In a breakthrough that could have dramatic implications for treating immune-system disorders and other diseases, scientists at a Maryland biotechnolgy company have discovered a natural trigger for producing one of the body's most important warriors against infection and disease.
Scientists at Human Genome Sciences Inc. in Rockville said yesterday they are proceeding with development of an experimental drug based on the breakthrough and hope to see it tested in humans this year.
Believing it might have a financial blockbuster on its hands, the company plans to make the drug's development a priority.
As word of publication of the discovery leaked out late yesterday, shares in Human Genome rocketed, closing at $55.50, up $14.625, or 35.8 percent.
Human Genome scientists claim to have discovered the human protein responsible for triggering production of B cells, a type of white blood cell. These immune-system cells generate the important antibodies that attack bacteria, viruses, fungi and other invaders.
Company executives said the newly identified protein, B lymphocyte stimulant, or BLyS (pronounced "bliss"), might have a wide range of uses, including boosting immune systems weakened by chemotherapy or organ-transplant drugs, and treating deadly immune diseases such as AIDS, leukemia and lymphomas.
The scientific team's findings are published today in Science, a publication of the National Association for the Advancement of Science.
One of the country's leading immune-system experts, Dr. Anthony S. Fauci, director of the National Institute of Allergy and Infectious Disease, hailed the discovery as a stunning example of the growing use of genomic information to find the keys to how the body works and how to manipulate those functions to fight diseases.
"I look on this as being important because it demonstrates how incredibly powerful some of these biotech companies are becoming in doing things that would have seemed impossible a few years ago," Fauci said.
He added: "Bill Haseltine [co-founder and chairman of Human Genome] has been saying for years that this could be done, and he's suffered many skeptics. It seems now he has the last laugh."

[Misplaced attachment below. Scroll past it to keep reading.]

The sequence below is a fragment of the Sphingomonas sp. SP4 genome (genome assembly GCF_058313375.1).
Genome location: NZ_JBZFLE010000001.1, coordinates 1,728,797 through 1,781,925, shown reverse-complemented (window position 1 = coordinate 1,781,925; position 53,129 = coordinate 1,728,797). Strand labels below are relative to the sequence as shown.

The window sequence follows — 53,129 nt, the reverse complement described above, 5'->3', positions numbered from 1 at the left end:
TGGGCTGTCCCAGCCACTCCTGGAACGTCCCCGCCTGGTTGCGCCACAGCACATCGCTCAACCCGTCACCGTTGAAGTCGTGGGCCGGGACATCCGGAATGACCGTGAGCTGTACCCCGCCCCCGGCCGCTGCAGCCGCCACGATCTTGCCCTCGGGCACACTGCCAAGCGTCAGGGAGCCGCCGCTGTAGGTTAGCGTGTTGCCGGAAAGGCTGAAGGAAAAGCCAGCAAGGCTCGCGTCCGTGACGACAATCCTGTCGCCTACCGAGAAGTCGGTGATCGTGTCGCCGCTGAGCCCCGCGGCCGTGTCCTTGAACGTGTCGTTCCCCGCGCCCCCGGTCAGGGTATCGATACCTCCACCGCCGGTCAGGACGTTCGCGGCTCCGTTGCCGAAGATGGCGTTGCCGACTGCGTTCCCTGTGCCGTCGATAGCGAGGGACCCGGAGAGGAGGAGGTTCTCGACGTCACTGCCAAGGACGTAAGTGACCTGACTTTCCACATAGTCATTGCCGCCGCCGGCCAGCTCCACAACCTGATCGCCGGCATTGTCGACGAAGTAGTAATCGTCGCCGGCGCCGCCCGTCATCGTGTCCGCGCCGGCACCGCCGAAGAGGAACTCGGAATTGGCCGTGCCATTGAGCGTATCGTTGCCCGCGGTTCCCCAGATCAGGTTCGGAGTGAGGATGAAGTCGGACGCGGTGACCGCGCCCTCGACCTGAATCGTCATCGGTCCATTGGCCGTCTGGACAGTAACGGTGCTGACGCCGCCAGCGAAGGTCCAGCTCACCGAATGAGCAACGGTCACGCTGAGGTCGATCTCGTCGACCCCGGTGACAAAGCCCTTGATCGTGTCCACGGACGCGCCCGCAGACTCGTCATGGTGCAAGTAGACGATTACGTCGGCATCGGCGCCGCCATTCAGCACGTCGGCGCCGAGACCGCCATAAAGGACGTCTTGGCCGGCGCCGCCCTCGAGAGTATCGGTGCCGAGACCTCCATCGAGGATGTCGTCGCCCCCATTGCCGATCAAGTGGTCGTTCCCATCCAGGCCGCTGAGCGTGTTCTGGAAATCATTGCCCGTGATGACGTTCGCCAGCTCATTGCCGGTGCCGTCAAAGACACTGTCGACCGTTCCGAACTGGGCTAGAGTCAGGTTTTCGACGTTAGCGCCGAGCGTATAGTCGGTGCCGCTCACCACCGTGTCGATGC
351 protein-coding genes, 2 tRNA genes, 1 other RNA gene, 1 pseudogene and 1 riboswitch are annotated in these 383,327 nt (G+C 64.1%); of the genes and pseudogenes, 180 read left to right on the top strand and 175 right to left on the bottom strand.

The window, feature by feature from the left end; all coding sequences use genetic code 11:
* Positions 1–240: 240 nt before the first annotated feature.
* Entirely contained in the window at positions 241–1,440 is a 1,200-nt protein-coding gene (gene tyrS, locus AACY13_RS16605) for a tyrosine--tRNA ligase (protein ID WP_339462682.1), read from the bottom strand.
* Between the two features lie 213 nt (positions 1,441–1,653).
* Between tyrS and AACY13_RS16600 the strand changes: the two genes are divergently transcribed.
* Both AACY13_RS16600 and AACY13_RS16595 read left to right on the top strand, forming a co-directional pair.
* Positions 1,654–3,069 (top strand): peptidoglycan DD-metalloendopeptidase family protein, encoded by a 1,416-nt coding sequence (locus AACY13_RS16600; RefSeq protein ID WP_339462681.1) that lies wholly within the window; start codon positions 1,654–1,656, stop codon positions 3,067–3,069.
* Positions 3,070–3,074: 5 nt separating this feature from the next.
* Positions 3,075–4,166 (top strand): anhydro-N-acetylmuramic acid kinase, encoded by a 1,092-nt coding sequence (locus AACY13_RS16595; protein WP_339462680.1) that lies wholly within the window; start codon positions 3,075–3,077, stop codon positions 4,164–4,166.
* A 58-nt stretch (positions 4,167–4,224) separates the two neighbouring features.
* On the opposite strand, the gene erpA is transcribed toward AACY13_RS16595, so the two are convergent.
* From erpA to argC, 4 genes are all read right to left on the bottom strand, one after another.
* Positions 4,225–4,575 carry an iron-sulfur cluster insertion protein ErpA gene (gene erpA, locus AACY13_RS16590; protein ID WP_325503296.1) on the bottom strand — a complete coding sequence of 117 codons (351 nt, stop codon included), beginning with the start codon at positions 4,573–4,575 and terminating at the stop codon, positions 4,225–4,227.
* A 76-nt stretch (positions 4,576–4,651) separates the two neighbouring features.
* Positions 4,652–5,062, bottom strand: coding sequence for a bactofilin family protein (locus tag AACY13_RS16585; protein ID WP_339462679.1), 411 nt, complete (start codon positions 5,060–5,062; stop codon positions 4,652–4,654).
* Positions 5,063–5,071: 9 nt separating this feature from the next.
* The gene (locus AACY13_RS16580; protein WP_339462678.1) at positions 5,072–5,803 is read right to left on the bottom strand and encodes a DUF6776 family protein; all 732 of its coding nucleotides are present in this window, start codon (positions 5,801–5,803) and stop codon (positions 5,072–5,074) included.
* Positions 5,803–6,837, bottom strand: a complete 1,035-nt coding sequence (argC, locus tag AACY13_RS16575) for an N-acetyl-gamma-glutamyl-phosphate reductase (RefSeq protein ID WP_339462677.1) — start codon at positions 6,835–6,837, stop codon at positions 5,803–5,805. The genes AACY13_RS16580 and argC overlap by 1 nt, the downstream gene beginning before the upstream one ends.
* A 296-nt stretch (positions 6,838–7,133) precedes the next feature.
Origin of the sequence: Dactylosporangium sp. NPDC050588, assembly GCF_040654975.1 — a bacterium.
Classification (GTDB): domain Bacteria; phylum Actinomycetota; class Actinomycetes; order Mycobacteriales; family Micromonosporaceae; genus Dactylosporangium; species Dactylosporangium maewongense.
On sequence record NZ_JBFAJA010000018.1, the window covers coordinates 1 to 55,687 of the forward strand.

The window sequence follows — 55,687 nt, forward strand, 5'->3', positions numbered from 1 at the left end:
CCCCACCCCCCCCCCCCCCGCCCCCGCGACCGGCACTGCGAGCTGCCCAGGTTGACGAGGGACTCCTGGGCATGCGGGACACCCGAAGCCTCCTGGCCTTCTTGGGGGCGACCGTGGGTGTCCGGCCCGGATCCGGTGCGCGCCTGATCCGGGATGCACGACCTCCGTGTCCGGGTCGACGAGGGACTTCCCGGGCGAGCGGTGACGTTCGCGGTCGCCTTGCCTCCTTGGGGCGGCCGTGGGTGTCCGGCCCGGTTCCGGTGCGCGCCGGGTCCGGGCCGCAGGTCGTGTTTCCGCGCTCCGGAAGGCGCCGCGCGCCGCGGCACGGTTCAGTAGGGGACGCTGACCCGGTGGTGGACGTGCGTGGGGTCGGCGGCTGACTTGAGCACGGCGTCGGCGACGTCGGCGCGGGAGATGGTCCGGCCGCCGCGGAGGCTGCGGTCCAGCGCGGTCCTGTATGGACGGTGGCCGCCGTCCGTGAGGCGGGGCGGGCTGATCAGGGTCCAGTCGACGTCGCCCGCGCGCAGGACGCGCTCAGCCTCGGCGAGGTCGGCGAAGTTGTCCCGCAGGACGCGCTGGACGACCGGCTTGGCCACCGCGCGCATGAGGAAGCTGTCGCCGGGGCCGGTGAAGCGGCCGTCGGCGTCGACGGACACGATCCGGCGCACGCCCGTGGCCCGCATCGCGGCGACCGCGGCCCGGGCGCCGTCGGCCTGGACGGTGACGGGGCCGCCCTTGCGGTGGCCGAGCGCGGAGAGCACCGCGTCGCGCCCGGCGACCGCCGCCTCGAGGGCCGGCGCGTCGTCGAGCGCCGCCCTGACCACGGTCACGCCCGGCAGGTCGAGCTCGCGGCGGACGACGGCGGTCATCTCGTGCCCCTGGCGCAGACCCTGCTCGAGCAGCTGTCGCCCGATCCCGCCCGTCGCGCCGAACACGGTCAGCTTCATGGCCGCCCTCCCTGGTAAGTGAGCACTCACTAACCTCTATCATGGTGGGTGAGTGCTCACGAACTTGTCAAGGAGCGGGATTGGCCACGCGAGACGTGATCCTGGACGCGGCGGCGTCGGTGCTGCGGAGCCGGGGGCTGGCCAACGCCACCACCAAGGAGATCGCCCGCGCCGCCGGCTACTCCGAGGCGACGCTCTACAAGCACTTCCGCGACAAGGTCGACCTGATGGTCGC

At least a dozen biotechnology companies -- three based in Maryland -- are attempting to decipher the growing library of information about the body's 80,000 to 100,000 genes to identify those that help trigger and prevent diseases and disorders.
Scientists around the globe have searched in vain for more than a decade for a way to stimulate the growth of B cells without triggering the growth of other cells or causing unwanted side effects.
Human Genome Science's team determined which protein stimulates B cell production within a year of embarking on the task, said Kate De Santis, a spokeswoman for the company.
The company accomplished its task so quickly by using superfast machines and computers to systematically sift through thousands of full and partial genetic codes -- a sequence of chemicals that establish each gene's duties -- which the company has compiled in a vast genomic database. Scientists then sorted out those that seemed to be active in generating proteins that stimulate immune-system functions.
The scientists next developed laboratory tests to pinpoint which proteins were responsible for production of immune-system cells and the B cells specifically.
The company has not decided on which disease or disorder it will seek Food and Drug Administration clearance to test an experimental B cell stimulant. But it hopes to decide shortly so it can begin human studies late this year or early next year, said Dr. Craig Rosen, Human Genome's senior vice president for research and development.
"This presents a lot of openings for us. There are no treatments available now for stimulating B cell production, so we see this discovery as potentially meeting several unmet medical needs," Rosen said.
"There are immune-system cells you might be able to live without, but without B cells you are essentially the boy in the bubble," he added.
The company hopes to develop treatments that not only boost production of B cells, but also others that would retard production in cases where B cells are proliferating rampantly, as with some lymphatic cancers.
Among the other options the company is assessing, said Rosen, are BLyS as an additive to vaccines against malaria and other diseases that are enormously difficult to develop vaccines for, and as an immunity booster for people fighting bacteria resistant to antibiotics, an emerging threat.
It normally takes five to eight years of human testing before the FDA will consider approving an experimental drug.
Developing drugs based on stimulants -- also known as "growth factors" -- is not a new concept. About a dozen growth factor- and growth hormone-based drugs are commercially available, according to Pharmaceutical Research and Manufacturers of America, a trade group.